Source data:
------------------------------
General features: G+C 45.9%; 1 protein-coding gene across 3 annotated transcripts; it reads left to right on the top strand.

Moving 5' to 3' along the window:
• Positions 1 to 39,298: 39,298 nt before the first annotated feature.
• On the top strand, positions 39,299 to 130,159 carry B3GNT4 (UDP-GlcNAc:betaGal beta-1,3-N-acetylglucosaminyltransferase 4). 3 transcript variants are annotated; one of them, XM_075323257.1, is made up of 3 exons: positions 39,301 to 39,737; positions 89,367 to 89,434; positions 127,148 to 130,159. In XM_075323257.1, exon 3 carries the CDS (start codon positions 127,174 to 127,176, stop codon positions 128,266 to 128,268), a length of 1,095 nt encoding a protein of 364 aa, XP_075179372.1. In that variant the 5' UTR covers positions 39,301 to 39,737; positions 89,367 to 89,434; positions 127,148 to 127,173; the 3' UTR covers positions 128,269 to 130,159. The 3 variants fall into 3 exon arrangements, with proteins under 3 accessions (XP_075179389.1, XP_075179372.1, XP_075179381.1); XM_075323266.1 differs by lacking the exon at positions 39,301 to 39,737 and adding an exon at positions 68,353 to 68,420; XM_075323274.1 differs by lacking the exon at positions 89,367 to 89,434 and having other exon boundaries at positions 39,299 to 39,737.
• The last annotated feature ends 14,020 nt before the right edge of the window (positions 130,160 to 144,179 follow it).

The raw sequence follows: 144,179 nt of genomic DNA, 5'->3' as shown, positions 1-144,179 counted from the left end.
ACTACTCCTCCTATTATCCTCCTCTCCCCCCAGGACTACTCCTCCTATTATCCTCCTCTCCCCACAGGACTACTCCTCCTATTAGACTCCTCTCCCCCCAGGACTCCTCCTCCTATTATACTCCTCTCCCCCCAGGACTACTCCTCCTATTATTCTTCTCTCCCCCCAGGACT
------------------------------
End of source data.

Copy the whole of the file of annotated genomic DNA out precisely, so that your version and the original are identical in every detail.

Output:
General features: G+C 45.9%; 1 protein-coding gene across 3 annotated transcripts; it reads left to right on the top strand.

Moving 5' to 3' along the window:
• Positions 1 to 39,298: 39,298 nt before the first annotated feature.
• On the top strand, positions 39,299 to 130,159 carry B3GNT4 (UDP-GlcNAc:betaGal beta-1,3-N-acetylglucosaminyltransferase 4). 3 transcript variants are annotated; one of them, XM_075323257.1, is made up of 3 exons: positions 39,301 to 39,737; positions 89,367 to 89,434; positions 127,148 to 130,159. In XM_075323257.1, exon 3 carries the CDS (start codon positions 127,174 to 127,176, stop codon positions 128,266 to 128,268), a length of 1,095 nt encoding a protein of 364 aa, XP_075179372.1. In that variant the 5' UTR covers positions 39,301 to 39,737; positions 89,367 to 89,434; positions 127,148 to 127,173; the 3' UTR covers positions 128,269 to 130,159. The 3 variants fall into 3 exon arrangements, with proteins under 3 accessions (XP_075179389.1, XP_075179372.1, XP_075179381.1); XM_075323266.1 differs by lacking the exon at positions 39,301 to 39,737 and adding an exon at positions 68,353 to 68,420; XM_075323274.1 differs by lacking the exon at positions 89,367 to 89,434 and having other exon boundaries at positions 39,299 to 39,737.
• The last annotated feature ends 14,020 nt before the right edge of the window (positions 130,160 to 144,179 follow it).

The raw sequence follows: 144,179 nt of genomic DNA, 5'->3' as shown, positions 1-144,179 counted from the left end.
ACTACTCCTCCTATTATCCTCCTCTCCCCCCAGGACTACTCCTCCTATTATCCTCCTCTCCCCACAGGACTACTCCTCCTATTAGACTCCTCTCCCCCCAGGACTCCTCCTCCTATTATACTCCTCTCCCCCCAGGACTACTCCTCCTATTATTCTTCTCTCCCCCCAGGACT